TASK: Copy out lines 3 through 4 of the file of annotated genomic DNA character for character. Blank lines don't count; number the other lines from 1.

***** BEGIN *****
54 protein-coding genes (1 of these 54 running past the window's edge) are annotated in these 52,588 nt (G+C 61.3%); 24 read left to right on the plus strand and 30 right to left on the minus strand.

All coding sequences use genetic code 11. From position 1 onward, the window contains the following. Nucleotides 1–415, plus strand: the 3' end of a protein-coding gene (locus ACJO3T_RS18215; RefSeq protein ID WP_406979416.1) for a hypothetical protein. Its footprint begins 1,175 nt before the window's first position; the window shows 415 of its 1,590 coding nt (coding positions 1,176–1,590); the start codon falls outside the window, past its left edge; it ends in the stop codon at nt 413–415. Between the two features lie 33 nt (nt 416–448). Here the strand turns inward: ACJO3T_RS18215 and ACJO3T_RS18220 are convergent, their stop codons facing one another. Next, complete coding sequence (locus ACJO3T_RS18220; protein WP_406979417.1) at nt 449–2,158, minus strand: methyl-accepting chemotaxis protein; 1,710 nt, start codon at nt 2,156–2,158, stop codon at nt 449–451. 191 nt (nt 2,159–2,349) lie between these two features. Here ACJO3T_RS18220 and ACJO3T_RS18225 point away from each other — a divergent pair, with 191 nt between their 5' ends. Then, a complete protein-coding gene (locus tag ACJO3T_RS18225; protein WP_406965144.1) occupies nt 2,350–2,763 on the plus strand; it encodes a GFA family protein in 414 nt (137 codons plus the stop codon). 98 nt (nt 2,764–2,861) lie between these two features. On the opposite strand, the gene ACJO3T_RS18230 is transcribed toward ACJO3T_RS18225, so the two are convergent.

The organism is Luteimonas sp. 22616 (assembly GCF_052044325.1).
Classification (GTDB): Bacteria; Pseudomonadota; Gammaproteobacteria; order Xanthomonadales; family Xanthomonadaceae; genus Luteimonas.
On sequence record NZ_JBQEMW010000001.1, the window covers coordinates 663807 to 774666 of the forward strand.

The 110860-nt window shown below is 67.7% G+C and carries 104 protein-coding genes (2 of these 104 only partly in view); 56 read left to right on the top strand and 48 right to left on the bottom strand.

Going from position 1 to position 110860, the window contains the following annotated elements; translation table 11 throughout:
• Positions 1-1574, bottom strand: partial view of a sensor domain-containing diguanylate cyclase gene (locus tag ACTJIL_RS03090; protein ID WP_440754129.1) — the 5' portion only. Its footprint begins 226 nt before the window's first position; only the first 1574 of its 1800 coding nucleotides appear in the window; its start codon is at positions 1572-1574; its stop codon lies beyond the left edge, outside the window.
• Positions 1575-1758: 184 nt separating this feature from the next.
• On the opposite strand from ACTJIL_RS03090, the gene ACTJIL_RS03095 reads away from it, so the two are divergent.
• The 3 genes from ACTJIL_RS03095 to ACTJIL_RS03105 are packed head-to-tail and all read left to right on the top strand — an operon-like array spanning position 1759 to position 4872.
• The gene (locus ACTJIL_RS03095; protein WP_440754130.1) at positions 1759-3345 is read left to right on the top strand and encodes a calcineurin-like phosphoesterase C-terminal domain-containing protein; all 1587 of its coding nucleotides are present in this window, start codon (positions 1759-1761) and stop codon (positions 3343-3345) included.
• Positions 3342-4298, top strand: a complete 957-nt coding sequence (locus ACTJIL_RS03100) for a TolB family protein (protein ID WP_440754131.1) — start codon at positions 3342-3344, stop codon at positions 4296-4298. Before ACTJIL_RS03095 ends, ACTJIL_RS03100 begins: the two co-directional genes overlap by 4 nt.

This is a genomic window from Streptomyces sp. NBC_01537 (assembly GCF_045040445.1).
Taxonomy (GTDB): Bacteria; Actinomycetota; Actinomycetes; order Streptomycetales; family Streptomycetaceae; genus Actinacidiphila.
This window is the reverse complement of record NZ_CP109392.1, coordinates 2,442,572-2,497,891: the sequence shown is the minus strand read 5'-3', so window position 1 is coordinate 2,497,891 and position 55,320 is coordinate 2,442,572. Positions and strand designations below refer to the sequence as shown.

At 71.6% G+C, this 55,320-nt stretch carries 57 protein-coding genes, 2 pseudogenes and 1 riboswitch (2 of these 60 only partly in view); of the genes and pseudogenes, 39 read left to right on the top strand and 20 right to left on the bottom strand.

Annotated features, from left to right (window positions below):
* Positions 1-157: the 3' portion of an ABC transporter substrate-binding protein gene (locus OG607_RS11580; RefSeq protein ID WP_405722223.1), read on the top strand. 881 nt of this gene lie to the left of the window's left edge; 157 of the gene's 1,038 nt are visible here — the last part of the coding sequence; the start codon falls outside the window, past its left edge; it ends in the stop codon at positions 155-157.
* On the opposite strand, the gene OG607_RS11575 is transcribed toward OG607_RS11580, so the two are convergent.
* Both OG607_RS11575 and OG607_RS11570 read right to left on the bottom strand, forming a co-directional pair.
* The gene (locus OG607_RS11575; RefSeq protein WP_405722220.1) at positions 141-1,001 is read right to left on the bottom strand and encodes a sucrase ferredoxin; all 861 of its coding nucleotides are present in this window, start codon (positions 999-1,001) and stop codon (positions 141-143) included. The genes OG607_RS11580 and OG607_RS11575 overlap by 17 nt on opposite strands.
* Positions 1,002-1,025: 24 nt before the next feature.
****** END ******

The organism is Luteimonas sp. 22616 (assembly GCF_052044325.1).
Classification (GTDB): Bacteria; Pseudomonadota; Gammaproteobacteria; order Xanthomonadales; family Xanthomonadaceae; genus Luteimonas.